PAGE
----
Direct Line has produced another ad with the breezy, devil-may-care that can cram a whole brief into 30 seconds of nonsense while raising sales and goading columns like this. I have never met the boss of Direct Line, but I suspect he shares the views of the chief executive of another "bad" advertiser who recently told our chairman that it was odd, but the agency people who were most sniffy about his ads always seemed to have so many fewer Bentleys and helicopters than he did.

The most under-rated copywriter's art is the ability to write those snappy lines on film posters which sum up a movie in a phrase and make you want to go. For Dirty Harry, it was: "You don't assign Harry Callaghan to a murder case, you turn him loose." The trails for the new BBC1 series, Hustle, show how easy it isn't with stuff such as: "Albert, he'll show you the bait and once you're hooked he'll reel you in."

It's a relief to encounter more vigorous prose, such as "Cauliflower-like lumps on your anus", in the mock Valentine's Day cards for the Department of Health aimed at improving the sexual health of our youth. The campaign is delivered with well-judged humour and is up there with the recent fat-clogged arteries anti-smoking ad as an outstanding attempt to reach the unreachable audience.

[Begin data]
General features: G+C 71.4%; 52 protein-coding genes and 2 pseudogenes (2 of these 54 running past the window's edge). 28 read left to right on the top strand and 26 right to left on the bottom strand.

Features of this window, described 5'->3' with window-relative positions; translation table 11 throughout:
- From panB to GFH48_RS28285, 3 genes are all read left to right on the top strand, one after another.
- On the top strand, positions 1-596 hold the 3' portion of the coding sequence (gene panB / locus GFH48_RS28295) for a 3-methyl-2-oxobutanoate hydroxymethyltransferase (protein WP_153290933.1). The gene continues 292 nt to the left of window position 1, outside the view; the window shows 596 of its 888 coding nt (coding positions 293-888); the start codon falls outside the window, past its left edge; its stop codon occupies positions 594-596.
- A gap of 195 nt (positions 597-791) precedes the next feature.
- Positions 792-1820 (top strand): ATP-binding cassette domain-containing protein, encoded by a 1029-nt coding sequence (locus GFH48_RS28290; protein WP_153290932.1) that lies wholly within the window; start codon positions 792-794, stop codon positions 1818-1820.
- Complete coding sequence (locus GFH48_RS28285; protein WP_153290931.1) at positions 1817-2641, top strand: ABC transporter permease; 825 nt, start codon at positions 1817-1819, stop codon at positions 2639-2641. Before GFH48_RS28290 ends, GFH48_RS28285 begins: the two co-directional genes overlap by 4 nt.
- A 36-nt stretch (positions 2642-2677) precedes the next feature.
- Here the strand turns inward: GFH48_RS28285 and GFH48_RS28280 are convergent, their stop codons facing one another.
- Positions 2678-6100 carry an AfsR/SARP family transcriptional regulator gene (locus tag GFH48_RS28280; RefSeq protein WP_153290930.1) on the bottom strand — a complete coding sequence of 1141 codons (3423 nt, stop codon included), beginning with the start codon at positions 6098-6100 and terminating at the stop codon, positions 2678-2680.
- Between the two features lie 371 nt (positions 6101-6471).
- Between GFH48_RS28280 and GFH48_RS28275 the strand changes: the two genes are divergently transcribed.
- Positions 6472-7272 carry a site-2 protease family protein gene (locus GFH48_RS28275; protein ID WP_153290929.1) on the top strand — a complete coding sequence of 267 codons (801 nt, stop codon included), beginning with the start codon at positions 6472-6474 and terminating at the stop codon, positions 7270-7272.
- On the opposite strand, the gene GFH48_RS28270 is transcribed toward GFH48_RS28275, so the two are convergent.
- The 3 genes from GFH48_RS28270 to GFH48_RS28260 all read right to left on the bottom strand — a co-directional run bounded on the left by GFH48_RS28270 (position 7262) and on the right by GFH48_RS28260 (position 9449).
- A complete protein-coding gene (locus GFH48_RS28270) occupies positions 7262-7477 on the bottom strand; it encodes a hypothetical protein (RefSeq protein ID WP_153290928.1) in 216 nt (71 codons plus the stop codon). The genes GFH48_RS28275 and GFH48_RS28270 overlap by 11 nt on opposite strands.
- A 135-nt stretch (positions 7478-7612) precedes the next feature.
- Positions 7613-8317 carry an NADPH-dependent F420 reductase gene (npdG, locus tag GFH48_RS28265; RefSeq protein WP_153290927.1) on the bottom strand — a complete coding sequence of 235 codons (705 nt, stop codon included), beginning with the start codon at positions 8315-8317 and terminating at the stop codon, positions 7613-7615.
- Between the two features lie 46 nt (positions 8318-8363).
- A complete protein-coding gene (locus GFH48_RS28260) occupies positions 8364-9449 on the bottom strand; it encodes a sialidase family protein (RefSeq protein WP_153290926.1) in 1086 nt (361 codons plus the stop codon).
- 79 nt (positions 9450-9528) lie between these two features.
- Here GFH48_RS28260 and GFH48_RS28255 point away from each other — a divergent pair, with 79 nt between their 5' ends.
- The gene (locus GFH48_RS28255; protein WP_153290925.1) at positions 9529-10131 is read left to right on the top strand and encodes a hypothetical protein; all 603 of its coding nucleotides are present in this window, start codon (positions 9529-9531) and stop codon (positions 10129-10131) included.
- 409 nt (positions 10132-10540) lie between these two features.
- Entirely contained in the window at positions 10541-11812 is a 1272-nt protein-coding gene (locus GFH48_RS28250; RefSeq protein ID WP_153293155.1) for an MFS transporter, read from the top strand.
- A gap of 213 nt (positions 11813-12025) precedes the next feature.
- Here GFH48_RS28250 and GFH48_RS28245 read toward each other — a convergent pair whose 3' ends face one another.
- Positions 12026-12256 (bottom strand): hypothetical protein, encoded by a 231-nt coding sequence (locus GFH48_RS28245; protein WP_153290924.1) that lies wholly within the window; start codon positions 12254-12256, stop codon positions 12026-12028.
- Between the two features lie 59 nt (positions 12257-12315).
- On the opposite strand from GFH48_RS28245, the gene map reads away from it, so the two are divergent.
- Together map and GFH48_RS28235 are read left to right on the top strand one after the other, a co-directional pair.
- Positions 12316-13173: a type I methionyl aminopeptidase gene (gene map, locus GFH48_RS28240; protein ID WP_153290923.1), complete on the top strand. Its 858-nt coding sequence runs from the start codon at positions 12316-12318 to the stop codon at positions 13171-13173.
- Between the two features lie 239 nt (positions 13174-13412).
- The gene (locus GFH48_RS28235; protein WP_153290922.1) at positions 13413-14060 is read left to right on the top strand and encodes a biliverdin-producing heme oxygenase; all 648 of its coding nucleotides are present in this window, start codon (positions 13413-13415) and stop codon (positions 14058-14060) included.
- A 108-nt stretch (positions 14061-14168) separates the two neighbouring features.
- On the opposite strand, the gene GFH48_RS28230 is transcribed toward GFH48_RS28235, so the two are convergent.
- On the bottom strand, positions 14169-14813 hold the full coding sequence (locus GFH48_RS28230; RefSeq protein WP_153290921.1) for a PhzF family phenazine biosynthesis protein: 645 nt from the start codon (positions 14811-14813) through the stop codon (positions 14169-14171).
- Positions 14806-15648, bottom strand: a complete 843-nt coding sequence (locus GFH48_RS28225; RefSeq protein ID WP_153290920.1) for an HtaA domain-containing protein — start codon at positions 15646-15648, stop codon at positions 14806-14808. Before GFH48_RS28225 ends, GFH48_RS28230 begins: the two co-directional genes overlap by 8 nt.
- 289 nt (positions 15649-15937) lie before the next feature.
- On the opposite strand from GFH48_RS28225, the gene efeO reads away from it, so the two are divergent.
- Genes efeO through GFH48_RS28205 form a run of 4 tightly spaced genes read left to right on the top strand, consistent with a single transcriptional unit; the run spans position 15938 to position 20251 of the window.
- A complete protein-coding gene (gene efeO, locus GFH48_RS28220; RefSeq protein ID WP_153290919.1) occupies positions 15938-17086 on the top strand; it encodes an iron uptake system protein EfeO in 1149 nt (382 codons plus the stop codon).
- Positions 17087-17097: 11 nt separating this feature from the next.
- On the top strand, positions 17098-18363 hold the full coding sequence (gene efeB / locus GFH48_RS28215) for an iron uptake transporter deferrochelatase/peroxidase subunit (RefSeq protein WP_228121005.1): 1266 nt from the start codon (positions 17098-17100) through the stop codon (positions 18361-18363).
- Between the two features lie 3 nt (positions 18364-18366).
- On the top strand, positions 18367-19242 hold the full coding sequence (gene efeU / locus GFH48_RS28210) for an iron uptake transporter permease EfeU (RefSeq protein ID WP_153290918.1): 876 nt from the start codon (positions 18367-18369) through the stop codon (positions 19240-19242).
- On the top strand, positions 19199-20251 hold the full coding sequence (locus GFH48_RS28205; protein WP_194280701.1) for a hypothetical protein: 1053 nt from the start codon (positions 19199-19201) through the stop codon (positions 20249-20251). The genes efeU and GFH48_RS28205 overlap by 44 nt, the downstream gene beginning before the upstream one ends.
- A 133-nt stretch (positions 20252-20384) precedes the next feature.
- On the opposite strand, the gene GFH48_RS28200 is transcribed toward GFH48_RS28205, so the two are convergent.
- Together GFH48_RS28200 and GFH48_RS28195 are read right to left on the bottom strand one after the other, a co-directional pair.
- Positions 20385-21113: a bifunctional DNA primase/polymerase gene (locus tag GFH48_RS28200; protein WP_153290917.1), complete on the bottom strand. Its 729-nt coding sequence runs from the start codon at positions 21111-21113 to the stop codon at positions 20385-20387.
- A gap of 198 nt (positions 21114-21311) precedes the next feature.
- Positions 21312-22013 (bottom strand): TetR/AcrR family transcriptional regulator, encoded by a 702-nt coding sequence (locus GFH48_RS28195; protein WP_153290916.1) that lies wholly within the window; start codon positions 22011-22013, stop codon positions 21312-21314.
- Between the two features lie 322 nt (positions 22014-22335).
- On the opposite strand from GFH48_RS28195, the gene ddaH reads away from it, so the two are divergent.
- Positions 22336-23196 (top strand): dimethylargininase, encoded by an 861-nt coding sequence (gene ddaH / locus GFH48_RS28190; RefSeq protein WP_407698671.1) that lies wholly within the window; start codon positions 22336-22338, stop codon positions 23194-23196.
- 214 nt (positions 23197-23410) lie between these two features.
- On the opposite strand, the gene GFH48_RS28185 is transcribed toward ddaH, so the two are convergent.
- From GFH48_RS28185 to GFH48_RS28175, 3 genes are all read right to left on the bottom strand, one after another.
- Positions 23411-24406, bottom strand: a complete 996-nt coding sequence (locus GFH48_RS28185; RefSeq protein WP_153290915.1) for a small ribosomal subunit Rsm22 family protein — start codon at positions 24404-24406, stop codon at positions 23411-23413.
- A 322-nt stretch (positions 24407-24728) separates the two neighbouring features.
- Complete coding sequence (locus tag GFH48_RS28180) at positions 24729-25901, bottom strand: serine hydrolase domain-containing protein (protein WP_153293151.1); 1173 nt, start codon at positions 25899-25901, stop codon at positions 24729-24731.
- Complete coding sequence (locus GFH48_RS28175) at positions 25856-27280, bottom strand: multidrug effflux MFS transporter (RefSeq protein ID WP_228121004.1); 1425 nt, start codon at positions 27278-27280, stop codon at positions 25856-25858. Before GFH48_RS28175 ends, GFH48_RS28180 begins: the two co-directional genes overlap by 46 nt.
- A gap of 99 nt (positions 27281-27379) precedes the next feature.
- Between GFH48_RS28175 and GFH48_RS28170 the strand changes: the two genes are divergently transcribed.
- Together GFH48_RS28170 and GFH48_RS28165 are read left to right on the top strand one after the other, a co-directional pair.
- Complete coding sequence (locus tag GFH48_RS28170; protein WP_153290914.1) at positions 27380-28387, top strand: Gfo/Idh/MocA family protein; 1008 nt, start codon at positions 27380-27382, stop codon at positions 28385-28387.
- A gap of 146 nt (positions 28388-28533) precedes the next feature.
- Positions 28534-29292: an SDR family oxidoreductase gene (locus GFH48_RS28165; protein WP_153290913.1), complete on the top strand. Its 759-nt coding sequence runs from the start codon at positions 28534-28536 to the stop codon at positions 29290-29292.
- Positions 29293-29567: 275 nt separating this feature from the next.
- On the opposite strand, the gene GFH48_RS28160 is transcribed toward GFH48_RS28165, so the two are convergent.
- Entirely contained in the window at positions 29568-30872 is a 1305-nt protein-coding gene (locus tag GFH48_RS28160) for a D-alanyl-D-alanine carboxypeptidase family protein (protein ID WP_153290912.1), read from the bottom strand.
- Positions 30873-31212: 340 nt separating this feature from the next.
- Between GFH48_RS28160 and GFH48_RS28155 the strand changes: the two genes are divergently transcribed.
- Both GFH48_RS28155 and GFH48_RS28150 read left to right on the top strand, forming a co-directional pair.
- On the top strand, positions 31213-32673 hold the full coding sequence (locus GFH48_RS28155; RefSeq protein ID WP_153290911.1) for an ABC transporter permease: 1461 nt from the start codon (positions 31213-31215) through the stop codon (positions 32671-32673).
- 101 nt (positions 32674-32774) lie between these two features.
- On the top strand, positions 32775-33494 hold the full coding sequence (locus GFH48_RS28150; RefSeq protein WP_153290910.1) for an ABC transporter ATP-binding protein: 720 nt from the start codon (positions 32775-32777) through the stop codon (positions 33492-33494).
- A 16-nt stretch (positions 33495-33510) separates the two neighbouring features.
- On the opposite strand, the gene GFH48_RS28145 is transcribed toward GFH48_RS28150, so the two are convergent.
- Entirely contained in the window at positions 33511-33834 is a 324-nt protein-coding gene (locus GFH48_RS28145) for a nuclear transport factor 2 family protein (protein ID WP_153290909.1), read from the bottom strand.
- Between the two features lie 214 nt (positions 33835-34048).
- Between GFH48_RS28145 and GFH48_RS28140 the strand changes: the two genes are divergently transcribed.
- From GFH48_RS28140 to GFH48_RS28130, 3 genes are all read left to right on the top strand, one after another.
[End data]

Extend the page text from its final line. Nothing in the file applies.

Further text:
Finally, and with wretched coincidence, I unwrapped the press ads written to raise money for the Marie Curie nurses. They feature people dying of cancer, surrounded by their family and friends, a month after my dear old father did just that. What can I say but I hope they work, and I miss him.

DEPARTMENT OF HEALTH

Project: Adult Sexual Health

Client: Karen Gregory, senior marketing communications manager

Brief: Exploit the tactical opportunity of Valentine's Day to make young

adults aware of the risks of STIs and encourage condom usage

Agency: Delaney Lund Knox Warren & Partners

Writer: Jon Elsom

Art director: Ken Sara

Typographers: Andy Dymock, Guy Sexty

Photographer: Paul Bevitt

Exposure: National press, washroom posters